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Chemicals in 'Bath Salts' are Now Illegal

DEA's one-year ban takes effect, but some say it won't halt high-inducing products

The U.S. Drug Enforcement Administration has banned three chemicals found in products marketed as "" and "plant food" that, when ingested, produce a high users liken to cocaine or methamphetamine.

It is now illegal to possess or sell the chemicals, which the DEA says can cause extreme paranoia, violent episodes and disorientation.

The ban on the three stimulants -- Mephedrone, MDPV and Methylone -- will last a year and then may become permanent.

Teens and young adults sniff, inject or smoke the crystals, authorities say. The salts, with names like Ivory Wave, Bliss and Vanilla Sky, are sold at small retail stores and gas stations.

The DEA took the same action earlier this year with "synthetic marijuana" products like , banning five chemicals found in the leafy material, which is marketed as herbal incense but which is often rolled into cigarettes and smoked to produce a high similar to marijuana.

But while local retailers like  on Prospect Road removed K2 from their shelves, it was quickly replaced by products like  which contain slightly different high-producing chemicals that are legal.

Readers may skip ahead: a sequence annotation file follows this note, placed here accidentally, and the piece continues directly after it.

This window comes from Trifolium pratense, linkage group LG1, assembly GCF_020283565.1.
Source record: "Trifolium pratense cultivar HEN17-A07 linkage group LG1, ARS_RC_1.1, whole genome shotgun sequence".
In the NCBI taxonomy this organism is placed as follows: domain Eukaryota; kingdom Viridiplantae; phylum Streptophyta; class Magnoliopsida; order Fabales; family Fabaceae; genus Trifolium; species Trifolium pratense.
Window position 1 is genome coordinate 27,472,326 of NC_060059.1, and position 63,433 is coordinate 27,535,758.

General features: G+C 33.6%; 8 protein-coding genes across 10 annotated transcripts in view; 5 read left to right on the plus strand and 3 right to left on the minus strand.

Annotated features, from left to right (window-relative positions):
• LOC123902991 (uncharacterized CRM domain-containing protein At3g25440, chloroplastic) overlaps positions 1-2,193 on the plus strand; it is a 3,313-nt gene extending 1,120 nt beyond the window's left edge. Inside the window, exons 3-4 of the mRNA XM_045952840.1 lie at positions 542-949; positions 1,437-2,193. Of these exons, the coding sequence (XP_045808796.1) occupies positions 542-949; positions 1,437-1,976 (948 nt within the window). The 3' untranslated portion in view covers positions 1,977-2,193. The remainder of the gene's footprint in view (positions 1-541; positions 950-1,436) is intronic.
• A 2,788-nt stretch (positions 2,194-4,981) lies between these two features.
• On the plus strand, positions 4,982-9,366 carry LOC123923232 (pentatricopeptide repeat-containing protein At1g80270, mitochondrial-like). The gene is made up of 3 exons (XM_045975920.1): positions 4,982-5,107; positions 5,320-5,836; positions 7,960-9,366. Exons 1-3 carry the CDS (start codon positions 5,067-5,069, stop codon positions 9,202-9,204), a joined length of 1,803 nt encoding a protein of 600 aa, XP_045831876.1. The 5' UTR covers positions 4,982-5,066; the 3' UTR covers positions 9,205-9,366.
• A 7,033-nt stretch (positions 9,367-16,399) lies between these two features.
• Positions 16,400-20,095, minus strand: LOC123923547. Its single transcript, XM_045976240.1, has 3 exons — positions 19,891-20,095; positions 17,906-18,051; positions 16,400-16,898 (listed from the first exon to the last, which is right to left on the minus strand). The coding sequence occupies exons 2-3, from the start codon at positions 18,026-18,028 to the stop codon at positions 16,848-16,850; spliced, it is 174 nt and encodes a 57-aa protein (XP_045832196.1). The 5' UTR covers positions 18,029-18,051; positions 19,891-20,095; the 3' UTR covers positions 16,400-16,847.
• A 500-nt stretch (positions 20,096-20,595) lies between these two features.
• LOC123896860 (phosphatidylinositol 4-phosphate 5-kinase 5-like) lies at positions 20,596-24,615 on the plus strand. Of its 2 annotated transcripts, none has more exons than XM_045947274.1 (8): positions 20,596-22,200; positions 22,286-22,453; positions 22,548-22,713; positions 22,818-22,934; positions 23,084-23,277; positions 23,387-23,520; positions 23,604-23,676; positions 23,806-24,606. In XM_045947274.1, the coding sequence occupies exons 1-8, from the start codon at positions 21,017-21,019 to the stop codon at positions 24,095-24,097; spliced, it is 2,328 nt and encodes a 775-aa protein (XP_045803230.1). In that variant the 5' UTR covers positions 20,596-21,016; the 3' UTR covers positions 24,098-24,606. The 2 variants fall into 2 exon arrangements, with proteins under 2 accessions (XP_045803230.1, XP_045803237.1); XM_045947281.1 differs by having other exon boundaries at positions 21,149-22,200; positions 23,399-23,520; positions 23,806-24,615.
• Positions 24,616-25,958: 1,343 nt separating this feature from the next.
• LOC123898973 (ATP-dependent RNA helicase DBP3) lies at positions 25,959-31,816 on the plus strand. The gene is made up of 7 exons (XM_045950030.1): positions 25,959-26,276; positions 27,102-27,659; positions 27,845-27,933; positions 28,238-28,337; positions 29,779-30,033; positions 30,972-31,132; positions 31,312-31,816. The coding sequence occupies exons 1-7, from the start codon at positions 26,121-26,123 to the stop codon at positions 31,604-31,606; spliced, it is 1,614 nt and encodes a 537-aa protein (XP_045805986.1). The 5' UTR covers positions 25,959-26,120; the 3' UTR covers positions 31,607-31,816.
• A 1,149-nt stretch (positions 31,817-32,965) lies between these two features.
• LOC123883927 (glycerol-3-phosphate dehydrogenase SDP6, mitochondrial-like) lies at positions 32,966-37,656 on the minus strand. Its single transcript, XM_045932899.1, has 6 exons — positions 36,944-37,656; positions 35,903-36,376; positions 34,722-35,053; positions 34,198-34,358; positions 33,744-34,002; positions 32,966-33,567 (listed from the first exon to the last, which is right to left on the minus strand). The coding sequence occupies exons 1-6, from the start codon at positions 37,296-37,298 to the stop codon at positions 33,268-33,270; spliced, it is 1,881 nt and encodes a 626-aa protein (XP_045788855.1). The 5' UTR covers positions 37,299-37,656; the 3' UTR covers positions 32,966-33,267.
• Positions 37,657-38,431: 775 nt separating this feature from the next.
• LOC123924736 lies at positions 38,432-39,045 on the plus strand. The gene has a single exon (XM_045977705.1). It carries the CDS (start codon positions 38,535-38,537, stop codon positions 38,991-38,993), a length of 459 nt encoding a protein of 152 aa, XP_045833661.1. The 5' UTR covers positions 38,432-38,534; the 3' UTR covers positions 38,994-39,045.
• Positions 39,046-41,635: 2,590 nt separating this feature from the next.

It will be the same with bath salts, officials predict.

"It's not like they can outlaw a product like bath salts or K2," Strongsville Detective Lt. John Janowski told Strongsville Patch earlier this year. "They're sold for one purpose and used for another."

Strongsville police have had several encounters with people  suffering from paranoia and other medical issues.

The DEA announced it would outlaw the chemicals several months ago. The ban took effect last week.

The DEA says the products are "comprised of a class of chemicals perceived as mimics of cocaine, LSD, MDMA, and/or methamphetamine. Users have reported impaired perception, reduced motor control, disorientation, extreme paranoia, and violent episodes."

Long-term effects are not yet known,

DEA says the chemicals have not been approved for human consumption, there there is no oversight of the manufacturing process.

In the last six months, DEA has received an increasing number of reports from poison control centers, hospitals and law enforcement regarding products containing one or more of these chemicals. Thirty-seven states have already taken action to control or ban these or other synthetic stimulants. 

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